Hearing Loss & Tinnitus

Backed by reputable research, uncover the financial implications and severity factors associated with the subjective condition of tinnitus.

Must Your Ears Be Ringing? Hear the Facts.


What do we call a chronic malady, affecting 100s of millions of people globally, which:


  • Is a common condition that is usually subjective, perceived only by the patient, and therefore diagnosis and monitoring rely on self-report?
  • Can have a direct impact on a person's emotional well-being, their hearing, and ability to sleep?
  • Is the most frequent service-connected disability in U.S. veterans?
  • In the workplace, may reduce employee productivity by adversely affecting concentration and limiting participation in occupational activities?
  • Can interfere with the individual’s ability to perform adequately on the job or contribute to psychological disorders such as depression, suicide ideation, post-traumatic stress disorder, anxiety and anger?



The answer…


Tinnitus (pronounced tih-NITE-us or TIN-uh-tus), derived from the Latin word tinnire, meaning “to ring.”


With regards to tinnitus severity, negative impact and financial implications, reputable research indicates:


“Patients with severe complaints had significantly more health care costs than patients with mild and moderate complaints. Productivity losses were significantly higher in the moderate and severe groups than in the mild group. Severity of tinnitus was the most important positive predictor of health care costs.” 1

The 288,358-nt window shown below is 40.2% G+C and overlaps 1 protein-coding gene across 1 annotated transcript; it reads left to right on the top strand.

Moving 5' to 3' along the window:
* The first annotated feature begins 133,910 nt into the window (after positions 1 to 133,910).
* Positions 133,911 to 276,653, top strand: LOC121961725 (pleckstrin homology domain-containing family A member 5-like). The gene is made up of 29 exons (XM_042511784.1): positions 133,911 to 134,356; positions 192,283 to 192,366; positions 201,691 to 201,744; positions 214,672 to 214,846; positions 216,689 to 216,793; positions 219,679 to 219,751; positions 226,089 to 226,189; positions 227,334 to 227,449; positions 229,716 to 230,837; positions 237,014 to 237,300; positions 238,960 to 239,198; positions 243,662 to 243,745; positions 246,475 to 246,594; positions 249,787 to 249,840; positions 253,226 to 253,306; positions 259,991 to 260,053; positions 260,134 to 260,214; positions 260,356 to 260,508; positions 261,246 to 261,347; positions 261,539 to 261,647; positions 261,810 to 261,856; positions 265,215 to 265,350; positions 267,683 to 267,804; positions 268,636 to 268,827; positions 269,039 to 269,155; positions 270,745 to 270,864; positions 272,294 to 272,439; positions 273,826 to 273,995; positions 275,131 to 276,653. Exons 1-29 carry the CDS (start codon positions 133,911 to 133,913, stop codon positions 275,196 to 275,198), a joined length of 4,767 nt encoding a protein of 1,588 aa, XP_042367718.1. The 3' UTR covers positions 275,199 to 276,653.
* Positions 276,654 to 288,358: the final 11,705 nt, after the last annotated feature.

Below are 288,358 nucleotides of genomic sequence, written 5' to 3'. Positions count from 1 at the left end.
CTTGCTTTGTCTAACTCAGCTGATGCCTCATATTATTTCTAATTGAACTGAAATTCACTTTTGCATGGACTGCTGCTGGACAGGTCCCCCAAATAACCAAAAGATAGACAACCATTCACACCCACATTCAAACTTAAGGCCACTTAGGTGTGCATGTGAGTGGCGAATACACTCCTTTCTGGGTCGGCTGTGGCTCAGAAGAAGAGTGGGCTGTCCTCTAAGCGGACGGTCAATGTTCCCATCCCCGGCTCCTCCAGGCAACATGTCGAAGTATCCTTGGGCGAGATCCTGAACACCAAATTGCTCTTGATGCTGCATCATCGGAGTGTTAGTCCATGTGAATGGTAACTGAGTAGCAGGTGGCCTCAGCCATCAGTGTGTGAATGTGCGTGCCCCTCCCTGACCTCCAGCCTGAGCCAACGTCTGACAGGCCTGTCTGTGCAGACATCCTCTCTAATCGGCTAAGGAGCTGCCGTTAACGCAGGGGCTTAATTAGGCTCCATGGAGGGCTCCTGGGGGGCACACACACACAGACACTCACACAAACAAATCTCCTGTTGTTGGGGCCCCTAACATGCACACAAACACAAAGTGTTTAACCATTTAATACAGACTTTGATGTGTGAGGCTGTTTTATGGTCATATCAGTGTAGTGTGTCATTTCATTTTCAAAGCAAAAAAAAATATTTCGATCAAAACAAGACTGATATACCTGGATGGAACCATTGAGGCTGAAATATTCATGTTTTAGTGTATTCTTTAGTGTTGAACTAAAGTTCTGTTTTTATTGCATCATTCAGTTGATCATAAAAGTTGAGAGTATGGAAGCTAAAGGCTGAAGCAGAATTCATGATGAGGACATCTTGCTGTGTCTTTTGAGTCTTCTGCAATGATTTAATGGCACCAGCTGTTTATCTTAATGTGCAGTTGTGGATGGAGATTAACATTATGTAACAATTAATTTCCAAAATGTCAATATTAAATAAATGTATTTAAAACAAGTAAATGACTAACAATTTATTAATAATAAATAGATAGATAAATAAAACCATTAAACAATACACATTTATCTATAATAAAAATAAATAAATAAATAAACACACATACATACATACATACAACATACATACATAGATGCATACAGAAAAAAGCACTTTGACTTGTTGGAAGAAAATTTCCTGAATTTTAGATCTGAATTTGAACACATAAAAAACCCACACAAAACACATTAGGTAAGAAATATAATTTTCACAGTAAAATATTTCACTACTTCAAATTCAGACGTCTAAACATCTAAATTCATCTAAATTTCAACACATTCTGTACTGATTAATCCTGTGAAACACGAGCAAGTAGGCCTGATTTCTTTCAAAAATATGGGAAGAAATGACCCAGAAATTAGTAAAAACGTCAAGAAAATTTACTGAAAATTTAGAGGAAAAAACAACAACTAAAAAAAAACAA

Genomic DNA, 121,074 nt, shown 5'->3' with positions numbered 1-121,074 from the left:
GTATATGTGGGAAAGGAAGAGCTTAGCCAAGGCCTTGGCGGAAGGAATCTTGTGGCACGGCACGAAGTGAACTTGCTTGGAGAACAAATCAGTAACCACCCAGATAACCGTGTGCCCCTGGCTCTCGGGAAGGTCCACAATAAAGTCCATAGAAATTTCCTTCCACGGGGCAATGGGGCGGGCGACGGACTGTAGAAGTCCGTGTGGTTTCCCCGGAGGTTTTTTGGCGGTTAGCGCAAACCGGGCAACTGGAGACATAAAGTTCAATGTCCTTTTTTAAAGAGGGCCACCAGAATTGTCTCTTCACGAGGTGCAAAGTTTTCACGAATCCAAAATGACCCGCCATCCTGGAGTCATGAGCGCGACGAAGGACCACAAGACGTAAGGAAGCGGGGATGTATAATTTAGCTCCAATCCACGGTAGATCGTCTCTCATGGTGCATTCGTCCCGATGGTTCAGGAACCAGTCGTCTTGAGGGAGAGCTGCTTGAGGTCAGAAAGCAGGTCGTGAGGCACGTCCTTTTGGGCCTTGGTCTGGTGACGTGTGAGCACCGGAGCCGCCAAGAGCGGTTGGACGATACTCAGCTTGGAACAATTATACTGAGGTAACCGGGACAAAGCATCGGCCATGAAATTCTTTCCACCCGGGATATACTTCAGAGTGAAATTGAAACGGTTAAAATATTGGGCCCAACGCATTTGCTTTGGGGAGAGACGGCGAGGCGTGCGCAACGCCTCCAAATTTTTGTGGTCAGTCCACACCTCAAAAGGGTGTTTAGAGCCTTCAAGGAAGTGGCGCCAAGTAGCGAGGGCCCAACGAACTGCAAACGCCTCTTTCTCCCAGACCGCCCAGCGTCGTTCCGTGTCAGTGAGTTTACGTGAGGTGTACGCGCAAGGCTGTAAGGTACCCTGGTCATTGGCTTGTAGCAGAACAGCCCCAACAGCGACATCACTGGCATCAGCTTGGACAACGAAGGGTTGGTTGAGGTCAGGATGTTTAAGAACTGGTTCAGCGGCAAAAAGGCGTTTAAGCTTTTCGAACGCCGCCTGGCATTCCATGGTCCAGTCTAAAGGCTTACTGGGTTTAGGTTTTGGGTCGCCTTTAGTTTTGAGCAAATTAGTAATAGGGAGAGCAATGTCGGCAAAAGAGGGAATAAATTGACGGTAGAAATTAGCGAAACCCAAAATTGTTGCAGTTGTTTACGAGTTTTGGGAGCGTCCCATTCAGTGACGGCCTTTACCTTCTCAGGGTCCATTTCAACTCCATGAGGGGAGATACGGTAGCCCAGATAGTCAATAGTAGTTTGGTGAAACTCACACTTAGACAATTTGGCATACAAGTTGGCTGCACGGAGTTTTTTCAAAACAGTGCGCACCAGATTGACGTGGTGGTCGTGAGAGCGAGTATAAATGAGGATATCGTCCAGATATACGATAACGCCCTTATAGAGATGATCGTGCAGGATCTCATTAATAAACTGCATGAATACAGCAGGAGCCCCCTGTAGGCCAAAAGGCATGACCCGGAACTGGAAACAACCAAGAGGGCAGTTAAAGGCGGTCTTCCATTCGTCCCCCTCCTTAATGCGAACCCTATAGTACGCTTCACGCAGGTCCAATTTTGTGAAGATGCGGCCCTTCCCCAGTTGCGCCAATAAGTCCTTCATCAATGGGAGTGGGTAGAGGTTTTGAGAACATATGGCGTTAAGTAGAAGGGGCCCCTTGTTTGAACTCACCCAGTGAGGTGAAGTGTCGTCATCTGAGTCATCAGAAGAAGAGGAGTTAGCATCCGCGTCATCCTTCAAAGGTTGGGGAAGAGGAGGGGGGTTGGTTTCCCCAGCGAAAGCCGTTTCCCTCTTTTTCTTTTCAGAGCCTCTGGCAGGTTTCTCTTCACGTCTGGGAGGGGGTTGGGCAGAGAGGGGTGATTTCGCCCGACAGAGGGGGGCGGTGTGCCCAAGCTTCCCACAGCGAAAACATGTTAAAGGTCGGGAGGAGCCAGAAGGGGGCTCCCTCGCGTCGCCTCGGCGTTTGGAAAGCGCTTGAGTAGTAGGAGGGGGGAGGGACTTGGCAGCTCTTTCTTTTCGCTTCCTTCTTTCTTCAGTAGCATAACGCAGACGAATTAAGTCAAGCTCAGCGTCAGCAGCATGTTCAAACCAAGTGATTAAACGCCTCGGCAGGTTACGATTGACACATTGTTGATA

Further:

“The absence of a known effective treatment often leads to referrals to a variety of caregivers in an unstructured and non-standardized way. Patients seek help in various areas of health care, but most of the therapies do not lead to recovery. As a result, tinnitus treatment has been described as fragmented and costly to the patients and the society at large.” 1


Instead of suffering in silence, talk with us and share your concerns. We promise to listen closely and, in close coordination with your other healthcare providers, will prescribe sound solutions that, with continuity of care, may lessen negative impacts on daily living. You deserve to know about therapeutic options and mindful methods to reduce symptom severity, psychological stress and financial costs.


Most people with tinnitus also have hearing loss. In addition to improving communication, hearing aids may reduce tinnitus symptoms by ensuring external sound sources provide alternative auditory stimulus. When the brain’s attention is diverted and internal “head noise” is not alone, blended perceptions may be less noticeable and harmful.


Earlier intervention is advisable, and our empathetic guidance will provide a renewed sense of hope that Joys of Hearing may replace troublesome tinnitus. While there are no magic cures, better hearing and healthy habits will serve you well.



1 Maes, Iris H. L.1,2,3; Cima, Rilana F. F.2,3; Vlaeyen, Johannes W.3,4; Anteunis, Lucien J. C.5,6; Joore, Manuela A.1,7. Tinnitus: A Cost Study. Ear and Hearing 34(4):p 508-514, July/August 2013. | DOI: 10.1097/AUD.0b013e31827d113a

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